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-   -   Relation between feasibility of learning and Hoeffding's Inequality. (http://book.caltech.edu/bookforum/showthread.php?t=4147)

 jlaurentum 04-03-2013 11:14 PM

Relation between feasibility of learning and Hoeffding's Inequality.

Hello.

I understand that learning is picking out a function from a candidate set of functions that most closely resembles the target function. The feasibility of learning would be related to how close this resemblance is.

I understand also that Hoeffding's Inequality is an upper bound to the probability that the in-sample error rate deviates significantly from the real error rate. In the end, this upper bound simply implies that given a large enough sample, estimating the real error rate is feasible.

Is there any misconception in anything here so far?

So my question is: what does the Hoeffding inequality say about the feasibility of learning? Shouldn't it be feasibility of verifying hypothesis?

 yaser 04-03-2013 11:51 PM

Re: Relation between feasibility of learning and Hoeffding's Inequality.

Quote:
 Originally Posted by jlaurentum (Post 10132) Hello. I understand that learning is picking out a function from a candidate set of functions that most closely resembles the target function. The feasibility of learning would be related to how close this resemblance is. I understand also that Hoeffding's Inequality is an upper bound to the probability that the in-sample error rate deviates significantly from the real error rate. In the end, this upper bound simply implies that given a large enough sample, estimating the real error rate is feasible. Is there any misconception in anything here so far? So my question is: what does the Hoeffding inequality say about the feasibility of learning? Shouldn't it be feasibility of verifying hypothesis?
Hi,

Your understanding is correct. The contrast between learning and verification that you allude to is precisely why the union bound was used in Lecture 2. The notion of the feasibility of learning will be further discussed next week in Lecture 4, where the question is split into two parts. Stayed tuned!

 jlaurentum 04-04-2013 09:07 AM

Re: Relation between feasibility of learning and Hoeffding's Inequality.

Thank you very much for your quick response, Professor Yaser. Your course sets the bar for quality in MOOCs very high. You have my respect and gratitude.

At the beginning of minute 32 in the Lecture 2 video, you say "P can be any probability, but the choice of P can affect the value of ...". Is it or ? My intuition tells me it should be , because it is a random variable that varies with the sample, whereas is a fixed but unknown parameter. However, I think I'm hearing "mu" mentioned several times in this context. Can you please clarify this point?

 yaser 04-04-2013 12:08 PM

Re: Relation between feasibility of learning and Hoeffding's Inequality.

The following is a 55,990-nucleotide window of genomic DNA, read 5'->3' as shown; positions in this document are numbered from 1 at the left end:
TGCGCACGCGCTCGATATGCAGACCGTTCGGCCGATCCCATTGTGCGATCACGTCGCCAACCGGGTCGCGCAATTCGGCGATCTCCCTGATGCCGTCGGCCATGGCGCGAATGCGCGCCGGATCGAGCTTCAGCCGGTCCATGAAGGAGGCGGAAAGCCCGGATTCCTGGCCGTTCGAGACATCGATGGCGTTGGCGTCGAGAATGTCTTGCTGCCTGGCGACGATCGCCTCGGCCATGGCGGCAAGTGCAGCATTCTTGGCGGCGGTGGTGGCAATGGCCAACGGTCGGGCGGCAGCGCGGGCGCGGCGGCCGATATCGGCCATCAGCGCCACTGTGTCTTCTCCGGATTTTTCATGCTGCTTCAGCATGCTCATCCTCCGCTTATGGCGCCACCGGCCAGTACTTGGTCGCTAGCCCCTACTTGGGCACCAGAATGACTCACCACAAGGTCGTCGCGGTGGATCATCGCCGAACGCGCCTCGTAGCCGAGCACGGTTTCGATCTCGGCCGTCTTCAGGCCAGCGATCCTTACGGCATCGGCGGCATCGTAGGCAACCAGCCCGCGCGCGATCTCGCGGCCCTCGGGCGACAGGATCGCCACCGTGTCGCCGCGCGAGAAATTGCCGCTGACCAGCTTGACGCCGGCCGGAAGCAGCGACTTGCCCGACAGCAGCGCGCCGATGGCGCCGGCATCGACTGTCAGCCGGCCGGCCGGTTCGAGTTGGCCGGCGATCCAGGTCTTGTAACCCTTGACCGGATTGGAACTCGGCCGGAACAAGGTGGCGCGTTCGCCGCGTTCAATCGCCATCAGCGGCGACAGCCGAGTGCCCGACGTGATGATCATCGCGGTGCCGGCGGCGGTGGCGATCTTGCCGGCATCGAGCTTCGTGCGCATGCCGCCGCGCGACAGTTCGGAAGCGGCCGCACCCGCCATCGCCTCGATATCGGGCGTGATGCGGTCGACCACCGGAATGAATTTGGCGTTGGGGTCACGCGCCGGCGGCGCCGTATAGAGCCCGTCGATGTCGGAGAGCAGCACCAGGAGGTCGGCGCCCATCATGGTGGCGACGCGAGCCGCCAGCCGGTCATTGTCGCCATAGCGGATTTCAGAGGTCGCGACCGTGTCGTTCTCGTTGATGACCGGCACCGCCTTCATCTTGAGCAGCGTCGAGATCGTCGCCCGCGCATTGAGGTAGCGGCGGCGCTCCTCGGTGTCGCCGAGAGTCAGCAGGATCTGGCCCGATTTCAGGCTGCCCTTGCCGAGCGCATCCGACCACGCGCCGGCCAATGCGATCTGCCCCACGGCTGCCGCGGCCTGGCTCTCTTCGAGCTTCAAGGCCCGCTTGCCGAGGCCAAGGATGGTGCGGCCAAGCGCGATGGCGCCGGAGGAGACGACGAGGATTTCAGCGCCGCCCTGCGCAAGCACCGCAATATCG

Quote:
 Originally Posted by jlaurentum (Post 10136) Thank you very much for your quick response, Professor Yaser. Your course sets the bar for quality in MOOCs very high. You have my respect and gratitude. At the beginning of minute 32 in the Lecture 2 video, you say "P can be any probability, but the choice of P can affect the value of ...". Is it or ? My intuition tells me it should be , because it is a random variable that varies with the sample, whereas is a fixed but unknown parameter. However, I think I'm hearing "mu" mentioned several times in this context. Can you please clarify this point?
Thank you.

affects the value of (the probability) since it gives different weights to different input points where there is agreement/disagreement with the target. Consequently, it also affects the value of (the random variable) through its impact on .

 kokrah 04-07-2013 05:00 AM

Re: Relation between feasibility of learning and Hoeffding's Inequality.

Thanks for the lectures. I am a stats phd student at MD (new to the ideas of ML). A friend recommended your site. :D
My understanding of lecture 2 is that you are setting up a general framework to
answer the question of "Is this model feasible?".
In the -tossing 1000 coins 10 times analogy- each of the 1000 coins are the same.
i.e. each of the possible h's in H are thought of as being the same in some sense, at least in the goal of finding a crude bound.
The prob. distribution placed on the input space X affects the bin content and
hence the sample content for any h in the Model, H.

Question: In this 1st step framework: a small (overall) bound of say 0.001 implies a g/model is verified as learnable? i.e. any g/H is learnable is you if have a very large sample size and reasonable M?
Any comments/corrections from anyone is appreciated. Thanks

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